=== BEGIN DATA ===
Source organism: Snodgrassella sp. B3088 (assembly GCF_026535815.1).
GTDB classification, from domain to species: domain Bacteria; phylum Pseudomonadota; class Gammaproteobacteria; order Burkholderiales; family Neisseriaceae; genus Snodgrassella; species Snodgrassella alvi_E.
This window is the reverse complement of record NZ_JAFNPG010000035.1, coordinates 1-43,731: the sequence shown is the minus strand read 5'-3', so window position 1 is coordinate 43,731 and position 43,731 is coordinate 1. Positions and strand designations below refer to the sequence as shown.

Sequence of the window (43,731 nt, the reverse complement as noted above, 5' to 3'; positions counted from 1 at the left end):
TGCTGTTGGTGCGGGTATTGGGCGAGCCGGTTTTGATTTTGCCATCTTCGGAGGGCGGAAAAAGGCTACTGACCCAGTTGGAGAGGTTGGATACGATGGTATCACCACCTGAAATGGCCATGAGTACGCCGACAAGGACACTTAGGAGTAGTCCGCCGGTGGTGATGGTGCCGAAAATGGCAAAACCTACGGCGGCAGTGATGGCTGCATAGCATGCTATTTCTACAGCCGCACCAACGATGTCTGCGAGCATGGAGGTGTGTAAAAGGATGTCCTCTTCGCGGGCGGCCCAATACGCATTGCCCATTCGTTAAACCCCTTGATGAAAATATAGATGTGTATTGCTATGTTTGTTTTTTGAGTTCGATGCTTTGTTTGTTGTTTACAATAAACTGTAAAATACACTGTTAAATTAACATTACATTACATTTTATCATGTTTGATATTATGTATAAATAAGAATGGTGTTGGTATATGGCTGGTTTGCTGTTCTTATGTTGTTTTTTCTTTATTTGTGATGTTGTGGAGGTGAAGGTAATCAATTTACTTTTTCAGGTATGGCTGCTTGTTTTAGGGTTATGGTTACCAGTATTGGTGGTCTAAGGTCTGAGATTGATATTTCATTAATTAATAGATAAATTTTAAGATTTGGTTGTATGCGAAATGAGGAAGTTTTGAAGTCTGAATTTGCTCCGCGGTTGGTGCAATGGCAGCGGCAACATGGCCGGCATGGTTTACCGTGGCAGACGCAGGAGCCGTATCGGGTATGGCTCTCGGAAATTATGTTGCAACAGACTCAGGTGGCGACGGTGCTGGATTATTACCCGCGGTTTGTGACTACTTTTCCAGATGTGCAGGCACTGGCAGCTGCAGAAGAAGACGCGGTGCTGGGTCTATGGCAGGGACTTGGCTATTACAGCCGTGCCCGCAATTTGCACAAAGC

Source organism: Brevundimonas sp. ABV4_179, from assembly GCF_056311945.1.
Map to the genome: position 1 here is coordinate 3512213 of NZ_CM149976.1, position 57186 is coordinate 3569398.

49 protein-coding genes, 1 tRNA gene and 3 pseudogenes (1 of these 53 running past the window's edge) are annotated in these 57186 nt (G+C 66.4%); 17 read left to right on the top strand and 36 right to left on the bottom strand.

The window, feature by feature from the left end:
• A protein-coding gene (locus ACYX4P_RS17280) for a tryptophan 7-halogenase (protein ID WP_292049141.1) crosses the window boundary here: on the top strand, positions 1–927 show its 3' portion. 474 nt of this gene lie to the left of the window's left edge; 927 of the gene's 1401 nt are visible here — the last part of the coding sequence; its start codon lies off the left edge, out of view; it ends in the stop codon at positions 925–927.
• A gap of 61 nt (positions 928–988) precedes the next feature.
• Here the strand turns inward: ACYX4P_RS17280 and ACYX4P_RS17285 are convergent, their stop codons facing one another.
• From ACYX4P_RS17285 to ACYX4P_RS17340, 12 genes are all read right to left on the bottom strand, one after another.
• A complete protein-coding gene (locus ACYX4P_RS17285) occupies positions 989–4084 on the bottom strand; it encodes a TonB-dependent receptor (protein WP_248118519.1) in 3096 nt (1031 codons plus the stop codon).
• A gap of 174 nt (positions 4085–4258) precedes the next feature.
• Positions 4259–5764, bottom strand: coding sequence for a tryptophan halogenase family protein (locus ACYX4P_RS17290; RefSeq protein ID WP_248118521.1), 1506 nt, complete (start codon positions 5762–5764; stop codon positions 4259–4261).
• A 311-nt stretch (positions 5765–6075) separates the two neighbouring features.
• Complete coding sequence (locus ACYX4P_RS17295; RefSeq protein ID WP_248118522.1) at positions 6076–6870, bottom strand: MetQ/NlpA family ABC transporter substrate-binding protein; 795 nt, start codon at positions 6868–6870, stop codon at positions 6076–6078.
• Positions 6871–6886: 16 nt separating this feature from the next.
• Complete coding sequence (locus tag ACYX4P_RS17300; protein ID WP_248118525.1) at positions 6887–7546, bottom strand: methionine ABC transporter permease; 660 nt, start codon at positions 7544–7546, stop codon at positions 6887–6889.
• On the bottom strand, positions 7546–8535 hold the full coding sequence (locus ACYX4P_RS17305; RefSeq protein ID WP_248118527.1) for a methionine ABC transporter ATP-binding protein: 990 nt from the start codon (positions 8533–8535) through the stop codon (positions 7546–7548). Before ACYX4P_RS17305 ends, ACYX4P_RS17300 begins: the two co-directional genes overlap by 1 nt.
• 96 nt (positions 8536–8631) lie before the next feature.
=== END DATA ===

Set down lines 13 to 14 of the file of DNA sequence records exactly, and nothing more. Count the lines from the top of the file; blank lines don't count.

• From ACYX4P_RS17285 to ACYX4P_RS17340, 12 genes are all read right to left on the bottom strand, one after another.
• A complete protein-coding gene (locus ACYX4P_RS17285) occupies positions 989–4084 on the bottom strand; it encodes a TonB-dependent receptor (protein WP_248118519.1) in 3096 nt (1031 codons plus the stop codon).